Japanese Spacecraft Lands on Asteroid, Collects Samples and Snaps Incredible Image

In February of 2019, The Japanese space agency JAXA made history as its Hayabusa2 spacecraft touched down on asteroid Ryugu, collected a soil sample, and lifted off into orbit around it again.

As the spacecraft was returning to orbit after collecting soil samples, it snapped a mind-bending image of the asteroid’s surface, revealing ‘mysterious dark marks’.

The Spacaecctf reached the asteroid in June of 2018 and even sent two miniature rovers to explore the surface of Ryugu in September.

The miniature rovers were designed to ‘hop around’ the asteroid and take images as well as collect data.

The surface of asteroid Ryugu.
The first image of the surface of asteroid Ryugu. Image Credit: JAXA.

But the spacecraft’s mission wasn’t just to send a pair of rovers to its surface.

Its main goal was to land on the asteroid, dug into it, collect samples and return them safely back to Earth, where scientists will have a chance to study them.

The mission is so far a total success.

The spacecraft managed to collect samples from the asteroid on February 22, when Hayabusa 2 landed on the asteroid’s surface and fired a projectile into it.

At a speed of roughly 300 meters per second, the impact loosed the soil kicking up material around it. The spacecraft then collected the material into is specially designed compartment.

Seen here is the Hayabusa 2 space probe after successfully landing on Ryugu. Image Credit: Japan Aerospace Exploration Agency (JAXA).
Seen here is the Hayabusa 2 space probe after successfully landing on Ryugu. Image Credit: Japan Aerospace Exploration Agency (JAXA).

To show off its success, Hayabusa2 snapped a few images to show us what it did.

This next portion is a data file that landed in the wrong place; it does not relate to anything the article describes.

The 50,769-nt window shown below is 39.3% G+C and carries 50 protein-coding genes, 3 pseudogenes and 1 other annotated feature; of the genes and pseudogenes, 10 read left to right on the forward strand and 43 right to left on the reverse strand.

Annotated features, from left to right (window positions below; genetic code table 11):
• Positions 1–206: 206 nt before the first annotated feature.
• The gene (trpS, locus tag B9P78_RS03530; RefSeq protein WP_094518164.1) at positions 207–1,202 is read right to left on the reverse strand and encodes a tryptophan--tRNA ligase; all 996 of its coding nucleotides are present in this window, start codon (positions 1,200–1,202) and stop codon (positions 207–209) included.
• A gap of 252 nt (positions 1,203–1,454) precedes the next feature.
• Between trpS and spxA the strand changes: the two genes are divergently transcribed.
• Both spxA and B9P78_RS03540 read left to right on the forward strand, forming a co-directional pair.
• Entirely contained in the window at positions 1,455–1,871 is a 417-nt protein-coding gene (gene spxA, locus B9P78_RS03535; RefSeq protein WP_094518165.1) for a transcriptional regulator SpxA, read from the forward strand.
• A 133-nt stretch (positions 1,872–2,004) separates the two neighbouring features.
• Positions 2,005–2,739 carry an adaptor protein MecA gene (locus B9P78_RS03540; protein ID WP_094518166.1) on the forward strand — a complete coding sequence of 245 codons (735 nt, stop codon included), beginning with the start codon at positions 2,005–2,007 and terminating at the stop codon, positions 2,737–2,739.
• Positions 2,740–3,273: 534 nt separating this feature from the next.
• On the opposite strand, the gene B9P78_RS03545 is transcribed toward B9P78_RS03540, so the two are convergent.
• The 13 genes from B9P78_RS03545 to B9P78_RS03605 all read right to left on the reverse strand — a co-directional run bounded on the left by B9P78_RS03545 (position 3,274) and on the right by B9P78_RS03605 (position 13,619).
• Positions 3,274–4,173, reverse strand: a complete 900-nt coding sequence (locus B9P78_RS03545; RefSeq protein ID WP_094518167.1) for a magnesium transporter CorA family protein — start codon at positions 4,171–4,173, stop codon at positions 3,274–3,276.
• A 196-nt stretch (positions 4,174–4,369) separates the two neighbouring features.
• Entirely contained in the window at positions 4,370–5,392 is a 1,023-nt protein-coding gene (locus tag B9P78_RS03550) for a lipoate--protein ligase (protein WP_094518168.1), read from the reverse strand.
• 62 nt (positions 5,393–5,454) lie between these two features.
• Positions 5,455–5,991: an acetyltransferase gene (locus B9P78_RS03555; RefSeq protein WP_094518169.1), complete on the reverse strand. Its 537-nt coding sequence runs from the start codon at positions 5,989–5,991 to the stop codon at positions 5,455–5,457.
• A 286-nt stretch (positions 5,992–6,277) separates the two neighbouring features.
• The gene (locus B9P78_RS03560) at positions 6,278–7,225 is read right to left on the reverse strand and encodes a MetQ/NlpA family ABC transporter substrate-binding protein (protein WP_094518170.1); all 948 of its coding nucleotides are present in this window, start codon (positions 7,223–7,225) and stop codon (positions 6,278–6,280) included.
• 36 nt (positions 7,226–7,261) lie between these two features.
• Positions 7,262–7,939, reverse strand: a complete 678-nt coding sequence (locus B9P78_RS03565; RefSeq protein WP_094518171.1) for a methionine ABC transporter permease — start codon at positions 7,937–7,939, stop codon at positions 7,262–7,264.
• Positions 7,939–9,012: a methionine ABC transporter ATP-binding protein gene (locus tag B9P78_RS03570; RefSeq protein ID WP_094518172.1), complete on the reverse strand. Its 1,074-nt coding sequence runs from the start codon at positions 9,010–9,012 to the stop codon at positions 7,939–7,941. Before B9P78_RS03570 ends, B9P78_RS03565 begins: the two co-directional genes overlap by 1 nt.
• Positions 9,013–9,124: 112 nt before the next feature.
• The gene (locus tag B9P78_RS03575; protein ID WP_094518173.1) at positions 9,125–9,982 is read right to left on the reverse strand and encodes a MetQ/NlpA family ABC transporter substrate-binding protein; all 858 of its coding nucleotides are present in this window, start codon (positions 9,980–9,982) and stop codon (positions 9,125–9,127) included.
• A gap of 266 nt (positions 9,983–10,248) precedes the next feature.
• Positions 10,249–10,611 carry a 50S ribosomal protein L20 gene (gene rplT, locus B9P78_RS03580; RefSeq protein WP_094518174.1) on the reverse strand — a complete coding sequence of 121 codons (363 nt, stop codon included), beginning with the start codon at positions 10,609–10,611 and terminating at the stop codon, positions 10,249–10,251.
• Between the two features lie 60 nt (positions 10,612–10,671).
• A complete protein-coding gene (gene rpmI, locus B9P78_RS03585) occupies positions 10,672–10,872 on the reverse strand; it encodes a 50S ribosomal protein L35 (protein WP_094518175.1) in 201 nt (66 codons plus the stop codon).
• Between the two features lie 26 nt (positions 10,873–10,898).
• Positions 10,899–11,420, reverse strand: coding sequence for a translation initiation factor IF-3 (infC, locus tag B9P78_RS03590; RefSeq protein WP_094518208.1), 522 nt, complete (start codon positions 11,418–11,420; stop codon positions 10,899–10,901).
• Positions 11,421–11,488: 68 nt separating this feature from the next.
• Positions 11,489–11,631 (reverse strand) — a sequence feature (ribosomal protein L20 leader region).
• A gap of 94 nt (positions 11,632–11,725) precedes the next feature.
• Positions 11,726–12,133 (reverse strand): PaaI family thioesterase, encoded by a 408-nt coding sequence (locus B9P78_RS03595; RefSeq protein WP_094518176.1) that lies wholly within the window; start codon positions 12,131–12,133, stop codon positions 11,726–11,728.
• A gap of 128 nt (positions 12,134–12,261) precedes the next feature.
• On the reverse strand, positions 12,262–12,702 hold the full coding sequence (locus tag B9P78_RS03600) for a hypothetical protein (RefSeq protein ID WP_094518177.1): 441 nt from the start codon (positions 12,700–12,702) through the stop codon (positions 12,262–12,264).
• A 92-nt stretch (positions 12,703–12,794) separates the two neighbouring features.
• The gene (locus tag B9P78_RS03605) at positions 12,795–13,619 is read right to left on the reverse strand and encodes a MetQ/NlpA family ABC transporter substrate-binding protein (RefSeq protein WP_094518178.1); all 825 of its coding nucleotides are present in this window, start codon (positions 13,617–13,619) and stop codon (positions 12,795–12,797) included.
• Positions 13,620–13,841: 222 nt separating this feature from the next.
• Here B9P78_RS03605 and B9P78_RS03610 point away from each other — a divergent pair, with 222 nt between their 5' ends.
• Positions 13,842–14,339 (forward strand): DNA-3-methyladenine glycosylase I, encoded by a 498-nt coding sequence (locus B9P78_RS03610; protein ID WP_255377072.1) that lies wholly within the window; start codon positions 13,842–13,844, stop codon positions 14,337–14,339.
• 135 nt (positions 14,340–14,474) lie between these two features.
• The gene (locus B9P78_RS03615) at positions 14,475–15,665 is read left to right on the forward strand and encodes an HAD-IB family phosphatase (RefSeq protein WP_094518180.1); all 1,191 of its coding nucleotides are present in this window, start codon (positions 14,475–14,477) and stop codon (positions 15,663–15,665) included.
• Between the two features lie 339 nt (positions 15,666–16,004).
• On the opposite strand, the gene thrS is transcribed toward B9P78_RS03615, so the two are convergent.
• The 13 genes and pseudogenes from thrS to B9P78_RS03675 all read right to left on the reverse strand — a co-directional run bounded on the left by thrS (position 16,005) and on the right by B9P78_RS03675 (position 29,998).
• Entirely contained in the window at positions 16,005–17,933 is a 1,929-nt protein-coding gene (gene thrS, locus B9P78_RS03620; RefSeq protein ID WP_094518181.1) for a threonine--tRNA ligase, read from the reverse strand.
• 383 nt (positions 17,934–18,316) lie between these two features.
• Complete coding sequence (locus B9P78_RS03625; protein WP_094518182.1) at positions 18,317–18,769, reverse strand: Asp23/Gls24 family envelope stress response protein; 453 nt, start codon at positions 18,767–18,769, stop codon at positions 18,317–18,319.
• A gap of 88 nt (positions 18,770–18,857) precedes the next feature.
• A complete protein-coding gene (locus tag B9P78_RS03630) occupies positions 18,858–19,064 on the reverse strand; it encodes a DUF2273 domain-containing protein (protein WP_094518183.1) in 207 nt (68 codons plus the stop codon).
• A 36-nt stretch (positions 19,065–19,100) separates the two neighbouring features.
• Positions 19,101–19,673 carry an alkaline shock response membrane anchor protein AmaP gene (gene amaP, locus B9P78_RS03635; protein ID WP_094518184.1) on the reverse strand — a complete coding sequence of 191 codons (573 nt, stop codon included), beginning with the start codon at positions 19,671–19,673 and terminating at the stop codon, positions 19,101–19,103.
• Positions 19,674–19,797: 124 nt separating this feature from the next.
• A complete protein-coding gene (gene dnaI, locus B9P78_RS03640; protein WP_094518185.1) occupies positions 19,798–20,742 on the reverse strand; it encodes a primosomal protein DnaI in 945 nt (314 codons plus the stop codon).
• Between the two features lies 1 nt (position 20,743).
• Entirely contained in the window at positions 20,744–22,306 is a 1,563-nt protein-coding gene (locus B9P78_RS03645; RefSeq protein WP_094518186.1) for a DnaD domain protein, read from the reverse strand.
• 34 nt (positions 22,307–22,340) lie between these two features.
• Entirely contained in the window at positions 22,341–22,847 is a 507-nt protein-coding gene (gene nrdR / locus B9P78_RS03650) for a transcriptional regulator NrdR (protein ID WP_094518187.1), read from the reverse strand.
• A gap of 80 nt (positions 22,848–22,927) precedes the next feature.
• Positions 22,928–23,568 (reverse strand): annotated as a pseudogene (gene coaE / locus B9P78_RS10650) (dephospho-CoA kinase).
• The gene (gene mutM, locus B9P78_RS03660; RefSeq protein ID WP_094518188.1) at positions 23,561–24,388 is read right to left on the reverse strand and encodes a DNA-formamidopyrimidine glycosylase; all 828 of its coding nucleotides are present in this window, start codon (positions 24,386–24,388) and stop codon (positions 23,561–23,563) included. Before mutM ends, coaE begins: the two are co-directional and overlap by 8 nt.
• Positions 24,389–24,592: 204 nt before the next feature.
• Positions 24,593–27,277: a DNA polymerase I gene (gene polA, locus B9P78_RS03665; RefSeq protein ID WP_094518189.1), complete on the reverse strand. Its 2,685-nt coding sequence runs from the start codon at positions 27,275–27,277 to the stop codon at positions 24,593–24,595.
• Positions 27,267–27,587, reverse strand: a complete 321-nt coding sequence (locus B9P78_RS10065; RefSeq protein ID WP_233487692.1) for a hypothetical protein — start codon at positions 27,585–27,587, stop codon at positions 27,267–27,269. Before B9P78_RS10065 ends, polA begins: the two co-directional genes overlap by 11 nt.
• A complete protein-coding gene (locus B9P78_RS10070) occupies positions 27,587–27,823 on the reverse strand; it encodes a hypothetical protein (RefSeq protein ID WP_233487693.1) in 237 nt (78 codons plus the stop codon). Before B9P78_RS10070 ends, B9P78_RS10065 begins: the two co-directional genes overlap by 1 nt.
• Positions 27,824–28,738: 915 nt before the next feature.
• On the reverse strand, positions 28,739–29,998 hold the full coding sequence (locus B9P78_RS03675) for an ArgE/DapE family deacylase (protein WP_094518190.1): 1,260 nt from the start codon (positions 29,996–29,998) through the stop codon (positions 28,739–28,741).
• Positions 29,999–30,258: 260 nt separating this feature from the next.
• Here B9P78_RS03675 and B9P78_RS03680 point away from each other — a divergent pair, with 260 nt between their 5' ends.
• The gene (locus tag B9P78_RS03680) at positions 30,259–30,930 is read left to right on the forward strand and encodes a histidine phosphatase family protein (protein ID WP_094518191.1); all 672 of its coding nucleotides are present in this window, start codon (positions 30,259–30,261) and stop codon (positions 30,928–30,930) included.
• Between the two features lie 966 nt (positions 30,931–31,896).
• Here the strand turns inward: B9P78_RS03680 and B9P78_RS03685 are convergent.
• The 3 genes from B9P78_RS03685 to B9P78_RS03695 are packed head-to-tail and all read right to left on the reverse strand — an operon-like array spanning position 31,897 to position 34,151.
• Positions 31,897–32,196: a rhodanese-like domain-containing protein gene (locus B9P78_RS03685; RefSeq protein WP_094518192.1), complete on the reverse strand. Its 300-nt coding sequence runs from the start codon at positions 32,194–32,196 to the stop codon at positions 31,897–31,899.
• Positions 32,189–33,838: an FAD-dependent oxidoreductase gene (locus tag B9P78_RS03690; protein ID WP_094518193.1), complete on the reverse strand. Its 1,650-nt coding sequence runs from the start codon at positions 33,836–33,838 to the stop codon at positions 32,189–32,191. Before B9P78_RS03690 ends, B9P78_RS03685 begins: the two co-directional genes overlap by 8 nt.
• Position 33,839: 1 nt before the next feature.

JAXA has recently revealed a new image taken one minute after touchdown, when the Hayabusa2 had already lifted off from the asteroid, back at Ryugu from an altitude of about 25 meters.

In the image, we observe the sapcacftt’s shadow as it makes its way back into orbit around Ryugu, along with ‘mysterious dark marks’ on the landing site that were not present before touchdown.

In the following two images, we see purple circles that mark the landing site before, to the left, and after, to the right.

Image Credit: JAXA, University of Tokyo & collaborators.
Image Credit: JAXA, University of Tokyo & collaborators.

The red arrow on the image indicates the guiding target marker Hayabusa2 dropped onto the asteroid prior to touchdown.

The Japan Aerospace Exploration Agency (JAXA) wrote on its website “that at the moment, the reason for the discoloration is unknown but it may be due to the grit that was blown upwards by the spacecraft thrusters or bullet (projectile).”

What exactly caused the discoloration seen in the above image is something that scientists will be able to better understand in the near future as Hayabusa2 will perform two more sample collection touchdowns before it leaves the asteroid and embarks on its long journey home in December of 2019.

Hayabusa2 Project
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